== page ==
With the elections over, two Southside school systems can now begin focusing on finding new superintendents.
Clayton and Fayette counties recently lost their school chiefs within a month of each other.
Both of the outgoing superintendents met contentious ends to their tenures, and both were recently passed over for other jobs. Fayette Superintendent Jeff Bearden lost out on a similar job in Floyd County, and Clayton Superintendent Edmond Heatley made an unsuccessful bid to become the school chief of the Berkeley Unified District in California.
Heatley resigned Sept. 30, and Bearden will leave at the end of this year with a full year’s pay.
Both boards have enlisted outside help in their search. Clayton is using Rock Clay, which helped it find Heatley. Fayette has asked the Georgia School Board Association for help in finding its superintendent. The heads of both school boards hope to have a new superintendent in place by July.
“In the next few weeks, we’ll be able to announce an interim superintendent,” Fayette school board Chairman Leonard Presberg said.
While Clayton already has an interim superintendent, the school system still must clear a Dec. 4 runoff before its nine-member board can fully devote its attention to its search. The board also has other issues crowding its agenda, the biggest, perhaps, being the threat of renewed scrutiny from the Southern Association of Colleges and Schools, a regional accrediting agency that pulled Clayton’s accreditation in 2008. SACS recently sent a letter warning about internal strife on the board.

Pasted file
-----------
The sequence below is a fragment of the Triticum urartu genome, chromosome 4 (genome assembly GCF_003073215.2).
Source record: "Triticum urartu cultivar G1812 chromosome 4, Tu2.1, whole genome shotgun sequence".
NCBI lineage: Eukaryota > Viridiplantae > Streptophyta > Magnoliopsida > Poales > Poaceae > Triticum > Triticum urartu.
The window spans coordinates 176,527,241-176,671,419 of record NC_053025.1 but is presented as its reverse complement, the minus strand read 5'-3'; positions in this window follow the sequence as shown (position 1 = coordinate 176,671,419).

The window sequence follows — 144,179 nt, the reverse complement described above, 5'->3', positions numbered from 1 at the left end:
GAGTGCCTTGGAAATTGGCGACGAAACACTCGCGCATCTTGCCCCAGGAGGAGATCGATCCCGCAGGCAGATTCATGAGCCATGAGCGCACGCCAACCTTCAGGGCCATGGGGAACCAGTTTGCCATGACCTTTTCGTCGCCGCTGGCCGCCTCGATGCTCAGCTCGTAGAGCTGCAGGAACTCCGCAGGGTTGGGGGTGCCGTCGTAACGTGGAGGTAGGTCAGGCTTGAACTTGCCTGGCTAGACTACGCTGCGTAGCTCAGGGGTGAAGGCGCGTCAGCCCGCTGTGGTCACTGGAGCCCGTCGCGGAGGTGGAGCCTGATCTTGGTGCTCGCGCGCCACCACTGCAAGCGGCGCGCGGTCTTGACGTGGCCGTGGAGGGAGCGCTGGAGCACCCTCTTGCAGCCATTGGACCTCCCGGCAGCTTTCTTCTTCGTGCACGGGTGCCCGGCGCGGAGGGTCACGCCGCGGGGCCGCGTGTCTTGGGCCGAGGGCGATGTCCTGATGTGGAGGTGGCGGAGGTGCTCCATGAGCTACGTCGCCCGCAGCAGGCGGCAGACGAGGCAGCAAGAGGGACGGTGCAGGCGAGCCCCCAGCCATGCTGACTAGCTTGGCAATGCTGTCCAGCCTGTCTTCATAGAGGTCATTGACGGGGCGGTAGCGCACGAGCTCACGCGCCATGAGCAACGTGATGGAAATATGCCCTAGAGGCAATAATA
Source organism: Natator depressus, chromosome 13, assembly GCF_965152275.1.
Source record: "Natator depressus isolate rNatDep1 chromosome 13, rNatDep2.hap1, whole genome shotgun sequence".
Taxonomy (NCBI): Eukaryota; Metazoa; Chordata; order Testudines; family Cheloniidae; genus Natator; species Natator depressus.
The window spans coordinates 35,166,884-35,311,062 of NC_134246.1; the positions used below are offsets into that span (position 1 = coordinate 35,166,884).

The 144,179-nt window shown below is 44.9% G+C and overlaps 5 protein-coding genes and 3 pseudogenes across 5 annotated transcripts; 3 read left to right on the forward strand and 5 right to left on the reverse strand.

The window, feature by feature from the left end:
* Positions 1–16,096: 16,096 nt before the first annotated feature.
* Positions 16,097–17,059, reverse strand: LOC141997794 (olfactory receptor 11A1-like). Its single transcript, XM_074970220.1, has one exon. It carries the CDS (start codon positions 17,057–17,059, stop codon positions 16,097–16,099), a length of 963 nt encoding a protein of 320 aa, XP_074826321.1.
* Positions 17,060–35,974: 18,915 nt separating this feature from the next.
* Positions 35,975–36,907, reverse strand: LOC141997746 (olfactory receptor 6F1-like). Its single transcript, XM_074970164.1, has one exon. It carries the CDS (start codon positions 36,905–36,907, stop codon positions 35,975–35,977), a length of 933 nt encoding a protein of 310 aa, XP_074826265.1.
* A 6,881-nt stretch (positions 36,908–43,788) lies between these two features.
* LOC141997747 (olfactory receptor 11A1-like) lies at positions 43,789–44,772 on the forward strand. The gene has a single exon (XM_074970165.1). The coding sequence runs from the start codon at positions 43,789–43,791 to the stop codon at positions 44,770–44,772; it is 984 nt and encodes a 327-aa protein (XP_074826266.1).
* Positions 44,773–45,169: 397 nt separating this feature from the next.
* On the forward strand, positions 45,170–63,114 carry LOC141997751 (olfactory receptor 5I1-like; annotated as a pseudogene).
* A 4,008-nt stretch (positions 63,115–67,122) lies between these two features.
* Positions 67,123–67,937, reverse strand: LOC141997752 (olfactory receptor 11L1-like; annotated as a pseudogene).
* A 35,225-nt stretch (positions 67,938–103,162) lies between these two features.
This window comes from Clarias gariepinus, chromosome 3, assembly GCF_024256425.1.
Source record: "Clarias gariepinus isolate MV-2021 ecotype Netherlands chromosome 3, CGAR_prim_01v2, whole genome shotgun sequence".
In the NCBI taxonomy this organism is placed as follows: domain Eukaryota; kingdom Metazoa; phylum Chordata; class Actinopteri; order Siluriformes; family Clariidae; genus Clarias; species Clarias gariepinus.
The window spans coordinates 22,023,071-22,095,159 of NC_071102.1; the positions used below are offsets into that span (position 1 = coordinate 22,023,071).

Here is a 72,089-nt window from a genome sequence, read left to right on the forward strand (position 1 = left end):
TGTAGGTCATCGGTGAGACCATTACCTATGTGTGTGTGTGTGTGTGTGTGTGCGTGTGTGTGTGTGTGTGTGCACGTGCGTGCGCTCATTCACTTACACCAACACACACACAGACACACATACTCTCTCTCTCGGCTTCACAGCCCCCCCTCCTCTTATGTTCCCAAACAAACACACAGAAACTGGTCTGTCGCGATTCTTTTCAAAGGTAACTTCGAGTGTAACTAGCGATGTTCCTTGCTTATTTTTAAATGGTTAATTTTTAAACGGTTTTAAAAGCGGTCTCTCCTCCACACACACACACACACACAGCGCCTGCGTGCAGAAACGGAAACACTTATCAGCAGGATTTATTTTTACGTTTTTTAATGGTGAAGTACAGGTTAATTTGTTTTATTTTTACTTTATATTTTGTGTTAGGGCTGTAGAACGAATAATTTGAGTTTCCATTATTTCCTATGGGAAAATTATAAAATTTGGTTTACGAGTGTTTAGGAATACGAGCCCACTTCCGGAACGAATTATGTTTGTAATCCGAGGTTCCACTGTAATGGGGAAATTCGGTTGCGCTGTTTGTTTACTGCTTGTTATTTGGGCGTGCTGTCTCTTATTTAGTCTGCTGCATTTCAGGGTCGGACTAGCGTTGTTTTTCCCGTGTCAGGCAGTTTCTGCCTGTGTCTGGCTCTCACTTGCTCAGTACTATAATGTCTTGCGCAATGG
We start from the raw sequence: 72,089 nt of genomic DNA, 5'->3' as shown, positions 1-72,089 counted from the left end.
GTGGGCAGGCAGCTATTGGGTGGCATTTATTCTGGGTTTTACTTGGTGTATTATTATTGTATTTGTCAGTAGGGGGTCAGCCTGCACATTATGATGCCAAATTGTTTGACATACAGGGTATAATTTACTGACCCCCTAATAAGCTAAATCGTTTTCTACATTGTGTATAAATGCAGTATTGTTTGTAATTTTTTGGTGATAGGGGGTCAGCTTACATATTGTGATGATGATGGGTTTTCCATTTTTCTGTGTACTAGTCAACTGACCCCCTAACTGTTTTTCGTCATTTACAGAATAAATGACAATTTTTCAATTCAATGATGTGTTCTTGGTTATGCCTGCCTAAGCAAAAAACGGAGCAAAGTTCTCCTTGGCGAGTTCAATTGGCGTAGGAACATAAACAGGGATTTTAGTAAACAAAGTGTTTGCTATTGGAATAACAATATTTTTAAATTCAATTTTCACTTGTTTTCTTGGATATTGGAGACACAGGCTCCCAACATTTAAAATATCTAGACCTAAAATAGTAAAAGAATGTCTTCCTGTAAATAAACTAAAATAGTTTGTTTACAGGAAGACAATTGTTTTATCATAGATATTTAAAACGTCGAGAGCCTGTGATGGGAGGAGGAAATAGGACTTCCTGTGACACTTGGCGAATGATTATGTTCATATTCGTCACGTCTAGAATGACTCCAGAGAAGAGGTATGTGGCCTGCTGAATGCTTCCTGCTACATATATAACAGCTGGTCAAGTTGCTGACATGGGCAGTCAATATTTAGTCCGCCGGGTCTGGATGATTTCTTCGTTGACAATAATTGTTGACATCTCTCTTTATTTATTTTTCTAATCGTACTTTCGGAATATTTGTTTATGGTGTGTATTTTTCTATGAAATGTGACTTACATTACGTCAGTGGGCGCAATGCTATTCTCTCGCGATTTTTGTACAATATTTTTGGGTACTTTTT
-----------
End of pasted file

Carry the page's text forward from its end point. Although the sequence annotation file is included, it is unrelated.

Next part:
“The SACS letter and the controversy around it slowed us down,” Clayton school board Chairwoman Pam Adamson said. But now Adamson says she feels confident that the board can proceed, once the runoff results are in, with its search. The board plans to host public forums and will launch an online survey to get public input into the type of superintendent needed. But the timetable hasn’t been set yet.
“Realistically, it’ll probably be around the first of the year,” Adamson said, “but the board hasn’t decided the time yet.”
Fayette has its own set of issues. After reaching a settlement with the NAACP earlier this year over voting practices that allegedly have kept blacks from serving on the school board, the judge in the case reversed his decision and rejected the settlement, throwing the case in limbo, Presberg said. So, too, is any prospect of selling Rivers Elementary School. Talk of school closings and sales to balance the school budget drew ire from the community.
“We are in negotiations for that (sale), but I don’t know how that will turn out,” Presberg said. “That property is still financed with a tax-exempt school bond. So there’s significant restrictions on what we’re able to do with that property.”
For now, finding a superintendent is high on both school systems’ to-do lists.
“That’s the No. 1 task facing us right now,” Presberg said.